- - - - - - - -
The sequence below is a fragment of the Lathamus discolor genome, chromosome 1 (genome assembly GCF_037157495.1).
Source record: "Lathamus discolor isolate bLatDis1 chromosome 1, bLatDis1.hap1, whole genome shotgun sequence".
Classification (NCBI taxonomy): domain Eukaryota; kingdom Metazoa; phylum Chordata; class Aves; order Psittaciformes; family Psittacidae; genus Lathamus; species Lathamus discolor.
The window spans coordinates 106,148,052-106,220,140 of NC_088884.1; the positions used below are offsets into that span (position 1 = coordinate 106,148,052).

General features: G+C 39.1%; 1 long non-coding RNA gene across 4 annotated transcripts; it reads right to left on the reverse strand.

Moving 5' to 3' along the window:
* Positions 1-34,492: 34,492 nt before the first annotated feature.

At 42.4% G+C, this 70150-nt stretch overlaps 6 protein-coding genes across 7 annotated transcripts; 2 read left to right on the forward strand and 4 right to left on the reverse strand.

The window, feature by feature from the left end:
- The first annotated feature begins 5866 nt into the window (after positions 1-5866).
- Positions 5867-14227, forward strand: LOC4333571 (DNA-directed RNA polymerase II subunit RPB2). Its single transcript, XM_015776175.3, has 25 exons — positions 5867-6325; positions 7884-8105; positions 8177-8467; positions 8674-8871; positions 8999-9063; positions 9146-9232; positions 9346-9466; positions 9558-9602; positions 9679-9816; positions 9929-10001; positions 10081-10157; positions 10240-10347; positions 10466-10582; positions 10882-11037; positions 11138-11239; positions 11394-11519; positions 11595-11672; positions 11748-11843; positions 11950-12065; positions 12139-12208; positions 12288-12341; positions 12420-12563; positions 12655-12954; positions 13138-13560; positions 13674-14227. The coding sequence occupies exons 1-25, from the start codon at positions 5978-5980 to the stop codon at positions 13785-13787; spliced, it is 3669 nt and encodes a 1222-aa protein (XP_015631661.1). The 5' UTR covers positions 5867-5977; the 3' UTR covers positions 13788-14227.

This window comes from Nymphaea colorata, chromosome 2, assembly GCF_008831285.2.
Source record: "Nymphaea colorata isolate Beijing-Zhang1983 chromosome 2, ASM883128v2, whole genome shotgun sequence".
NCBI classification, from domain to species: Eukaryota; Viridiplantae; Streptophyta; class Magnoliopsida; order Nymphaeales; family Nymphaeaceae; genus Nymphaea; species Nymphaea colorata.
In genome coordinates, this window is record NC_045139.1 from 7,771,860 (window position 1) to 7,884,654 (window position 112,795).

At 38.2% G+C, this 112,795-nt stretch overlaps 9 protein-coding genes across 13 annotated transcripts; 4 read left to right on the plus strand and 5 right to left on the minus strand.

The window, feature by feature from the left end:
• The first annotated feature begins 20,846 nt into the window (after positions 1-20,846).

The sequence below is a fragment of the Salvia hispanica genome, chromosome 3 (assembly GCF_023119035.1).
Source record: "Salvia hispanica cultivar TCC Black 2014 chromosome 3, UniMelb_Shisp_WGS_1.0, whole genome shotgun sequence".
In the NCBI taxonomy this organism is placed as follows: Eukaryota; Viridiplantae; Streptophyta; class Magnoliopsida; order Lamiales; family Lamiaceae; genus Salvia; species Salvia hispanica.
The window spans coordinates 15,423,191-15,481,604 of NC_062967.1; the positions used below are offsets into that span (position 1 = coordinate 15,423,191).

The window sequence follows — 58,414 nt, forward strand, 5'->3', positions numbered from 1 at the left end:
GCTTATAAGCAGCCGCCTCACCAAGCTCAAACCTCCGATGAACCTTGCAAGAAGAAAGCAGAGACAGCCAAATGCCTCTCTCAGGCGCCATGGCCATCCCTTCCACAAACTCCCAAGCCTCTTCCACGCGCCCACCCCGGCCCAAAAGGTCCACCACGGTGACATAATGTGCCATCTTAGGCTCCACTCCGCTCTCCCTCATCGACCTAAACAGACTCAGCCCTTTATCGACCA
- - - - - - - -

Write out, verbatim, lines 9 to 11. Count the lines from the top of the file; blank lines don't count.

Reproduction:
The window, feature by feature from the left end:
- The first annotated feature begins 5866 nt into the window (after positions 1-5866).
- Positions 5867-14227, forward strand: LOC4333571 (DNA-directed RNA polymerase II subunit RPB2). Its single transcript, XM_015776175.3, has 25 exons — positions 5867-6325; positions 7884-8105; positions 8177-8467; positions 8674-8871; positions 8999-9063; positions 9146-9232; positions 9346-9466; positions 9558-9602; positions 9679-9816; positions 9929-10001; positions 10081-10157; positions 10240-10347; positions 10466-10582; positions 10882-11037; positions 11138-11239; positions 11394-11519; positions 11595-11672; positions 11748-11843; positions 11950-12065; positions 12139-12208; positions 12288-12341; positions 12420-12563; positions 12655-12954; positions 13138-13560; positions 13674-14227. The coding sequence occupies exons 1-25, from the start codon at positions 5978-5980 to the stop codon at positions 13785-13787; spliced, it is 3669 nt and encodes a 1222-aa protein (XP_015631661.1). The 5' UTR covers positions 5867-5977; the 3' UTR covers positions 13788-14227.